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Raiders defensive backs, offensive line must step it up

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While Matt Schaub has taken his share of criticism, his abilities won't matter if Oakland can't block or defend the pass.

Kirby Lee-USA TODAY Sports

"The Raiders signed up for a season's worth of Matt Schaub. Now they have to live with it."

That's the opening line of NFL.com's article from the weekend entitled, "Raiders face reality check with Schaub, Carr," and if I watched the same game Marc Sessler did, I'm not sure where he gets his thesis from.

Schaub finished Friday's game 8/13 for 87 yards and an interception (one that even Sessler acknowledged wasn't his fault). Of the 5 incompletions, I challenge anyone to find me one where you could put all of the blame on him for.

Instead, I'd put most of the blame on the five (or six) guys up front trying to block for Schaub. It seemed like numerous times throughout the first two quarters, Schaub would drop back only to find defensive linemen bearing down on him before his receivers had completed their routes.

The problems went beyond that, though.

There was also the unit's inability to block in the run game too — with Darren McFadden and Maurice Jones-Drew combining for just 39 yards on 14 carries. With all of those third-and-longs, it's no wonder the receivers were slow to complete their routes.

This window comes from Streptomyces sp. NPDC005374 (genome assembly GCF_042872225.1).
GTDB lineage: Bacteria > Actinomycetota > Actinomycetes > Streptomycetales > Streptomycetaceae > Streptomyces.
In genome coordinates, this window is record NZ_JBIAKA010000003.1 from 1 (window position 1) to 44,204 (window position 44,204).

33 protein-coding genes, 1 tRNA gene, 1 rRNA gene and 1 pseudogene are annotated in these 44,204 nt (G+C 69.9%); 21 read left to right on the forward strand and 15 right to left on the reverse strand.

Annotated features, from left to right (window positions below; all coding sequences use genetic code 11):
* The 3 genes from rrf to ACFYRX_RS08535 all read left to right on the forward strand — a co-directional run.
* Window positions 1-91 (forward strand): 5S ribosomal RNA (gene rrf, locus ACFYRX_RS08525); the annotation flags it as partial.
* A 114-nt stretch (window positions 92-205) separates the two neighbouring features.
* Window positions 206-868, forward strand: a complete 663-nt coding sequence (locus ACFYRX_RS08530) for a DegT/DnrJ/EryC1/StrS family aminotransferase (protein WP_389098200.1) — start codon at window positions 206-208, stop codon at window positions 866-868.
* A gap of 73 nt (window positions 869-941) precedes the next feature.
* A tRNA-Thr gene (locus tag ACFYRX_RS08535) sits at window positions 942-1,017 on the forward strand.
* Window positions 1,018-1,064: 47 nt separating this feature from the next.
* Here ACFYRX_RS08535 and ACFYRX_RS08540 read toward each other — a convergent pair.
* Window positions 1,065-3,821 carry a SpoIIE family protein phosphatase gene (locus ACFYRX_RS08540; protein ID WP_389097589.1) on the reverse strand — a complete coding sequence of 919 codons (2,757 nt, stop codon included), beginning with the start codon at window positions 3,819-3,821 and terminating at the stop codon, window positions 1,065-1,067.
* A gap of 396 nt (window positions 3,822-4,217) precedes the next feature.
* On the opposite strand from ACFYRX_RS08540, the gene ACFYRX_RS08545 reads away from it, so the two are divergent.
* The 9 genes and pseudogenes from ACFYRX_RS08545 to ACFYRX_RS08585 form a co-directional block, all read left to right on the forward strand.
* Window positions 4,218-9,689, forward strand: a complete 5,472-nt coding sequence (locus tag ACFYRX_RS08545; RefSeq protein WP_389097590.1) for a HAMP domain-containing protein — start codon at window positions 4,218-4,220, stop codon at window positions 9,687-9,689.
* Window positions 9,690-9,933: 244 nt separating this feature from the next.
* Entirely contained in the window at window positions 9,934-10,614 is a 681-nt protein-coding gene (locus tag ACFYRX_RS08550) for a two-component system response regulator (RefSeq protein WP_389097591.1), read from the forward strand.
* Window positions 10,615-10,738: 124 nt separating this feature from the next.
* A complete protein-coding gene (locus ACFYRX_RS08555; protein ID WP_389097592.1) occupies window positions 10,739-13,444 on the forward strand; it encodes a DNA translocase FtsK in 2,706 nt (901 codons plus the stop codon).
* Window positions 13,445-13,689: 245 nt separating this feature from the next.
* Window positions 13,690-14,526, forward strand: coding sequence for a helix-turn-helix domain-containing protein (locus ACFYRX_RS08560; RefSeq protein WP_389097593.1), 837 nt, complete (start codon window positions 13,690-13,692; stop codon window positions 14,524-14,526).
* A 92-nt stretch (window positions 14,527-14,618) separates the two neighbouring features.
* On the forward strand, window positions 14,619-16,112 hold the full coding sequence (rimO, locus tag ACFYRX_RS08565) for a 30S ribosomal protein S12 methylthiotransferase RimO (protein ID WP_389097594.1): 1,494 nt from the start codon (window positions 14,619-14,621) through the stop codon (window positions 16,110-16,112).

On defense, the results unfortunately weren't much better.

While the defensive backfield has been an emphasis of the front office two straight off-seasons, it appears as if little has changed. First-round pick DJ Hayden is still MIA, and the second round of free-agent fill-ins doesn't appear to be much of an improvement over the first.

While the Raiders held Reggie Bush and Joique Bell to just 14 yards on 6 carries, Matt Stafford was torching the defensive backfield for 88 yards on 9/10 passing (and it's not like he was fitting passes into tight spaces). I mean, why run the ball when you're completing 90-percent of your passes?

This year, Oakland brought in a pair of San Francisco corners in Tarrell Brown and Carlos Rogers, in addition to the drafting of Keith McGill and Jonathan Dowling. Those four were expected to team with Tyvon Branch, Charles Woodson and DJ Hayden to give the newly built defensive line the time they needed to rush the passer.

Of those seven, only McGill, Dowling and Branch have really played well — with even Woodson making a couple costly miscues against Detroit.

In a passing league, that's simply not going to get it done.

Of course, it's mid-August and we've still got lots of time before the season starts and so the news isn't all bad in Oakland. The key now is identifying the problem and giving these two units time to gel (something they desperately need with all of the new faces).

The talent is there, the experience is there — now, it's just time to wait and see. After all, the 2014 season is counting on them.